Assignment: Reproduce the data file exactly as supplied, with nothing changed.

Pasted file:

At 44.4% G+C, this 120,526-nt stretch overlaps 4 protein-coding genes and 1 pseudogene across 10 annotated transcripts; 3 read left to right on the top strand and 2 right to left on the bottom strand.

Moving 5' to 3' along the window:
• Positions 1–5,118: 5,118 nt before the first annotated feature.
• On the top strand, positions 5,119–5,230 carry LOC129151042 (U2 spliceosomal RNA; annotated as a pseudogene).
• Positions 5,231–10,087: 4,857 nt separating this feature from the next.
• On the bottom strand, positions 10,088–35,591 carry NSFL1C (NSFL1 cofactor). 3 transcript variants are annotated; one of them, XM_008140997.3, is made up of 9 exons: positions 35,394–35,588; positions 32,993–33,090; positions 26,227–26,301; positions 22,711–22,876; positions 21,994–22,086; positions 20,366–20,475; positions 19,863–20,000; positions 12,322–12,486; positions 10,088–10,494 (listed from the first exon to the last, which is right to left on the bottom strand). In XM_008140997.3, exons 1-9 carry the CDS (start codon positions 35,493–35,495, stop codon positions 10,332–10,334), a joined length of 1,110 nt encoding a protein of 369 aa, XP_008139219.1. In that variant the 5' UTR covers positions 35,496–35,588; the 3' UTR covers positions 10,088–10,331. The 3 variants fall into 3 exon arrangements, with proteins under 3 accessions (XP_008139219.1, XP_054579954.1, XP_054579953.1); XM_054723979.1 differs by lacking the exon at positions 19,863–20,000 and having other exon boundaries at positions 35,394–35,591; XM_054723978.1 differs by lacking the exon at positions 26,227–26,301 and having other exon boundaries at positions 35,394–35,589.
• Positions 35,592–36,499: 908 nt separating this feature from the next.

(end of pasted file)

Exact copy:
At 44.4% G+C, this 120,526-nt stretch overlaps 4 protein-coding genes and 1 pseudogene across 10 annotated transcripts; 3 read left to right on the top strand and 2 right to left on the bottom strand.

Moving 5' to 3' along the window:
• Positions 1–5,118: 5,118 nt before the first annotated feature.
• On the top strand, positions 5,119–5,230 carry LOC129151042 (U2 spliceosomal RNA; annotated as a pseudogene).
• Positions 5,231–10,087: 4,857 nt separating this feature from the next.
• On the bottom strand, positions 10,088–35,591 carry NSFL1C (NSFL1 cofactor). 3 transcript variants are annotated; one of them, XM_008140997.3, is made up of 9 exons: positions 35,394–35,588; positions 32,993–33,090; positions 26,227–26,301; positions 22,711–22,876; positions 21,994–22,086; positions 20,366–20,475; positions 19,863–20,000; positions 12,322–12,486; positions 10,088–10,494 (listed from the first exon to the last, which is right to left on the bottom strand). In XM_008140997.3, exons 1-9 carry the CDS (start codon positions 35,493–35,495, stop codon positions 10,332–10,334), a joined length of 1,110 nt encoding a protein of 369 aa, XP_008139219.1. In that variant the 5' UTR covers positions 35,496–35,588; the 3' UTR covers positions 10,088–10,331. The 3 variants fall into 3 exon arrangements, with proteins under 3 accessions (XP_008139219.1, XP_054579954.1, XP_054579953.1); XM_054723979.1 differs by lacking the exon at positions 19,863–20,000 and having other exon boundaries at positions 35,394–35,591; XM_054723978.1 differs by lacking the exon at positions 26,227–26,301 and having other exon boundaries at positions 35,394–35,589.
• Positions 35,592–36,499: 908 nt separating this feature from the next.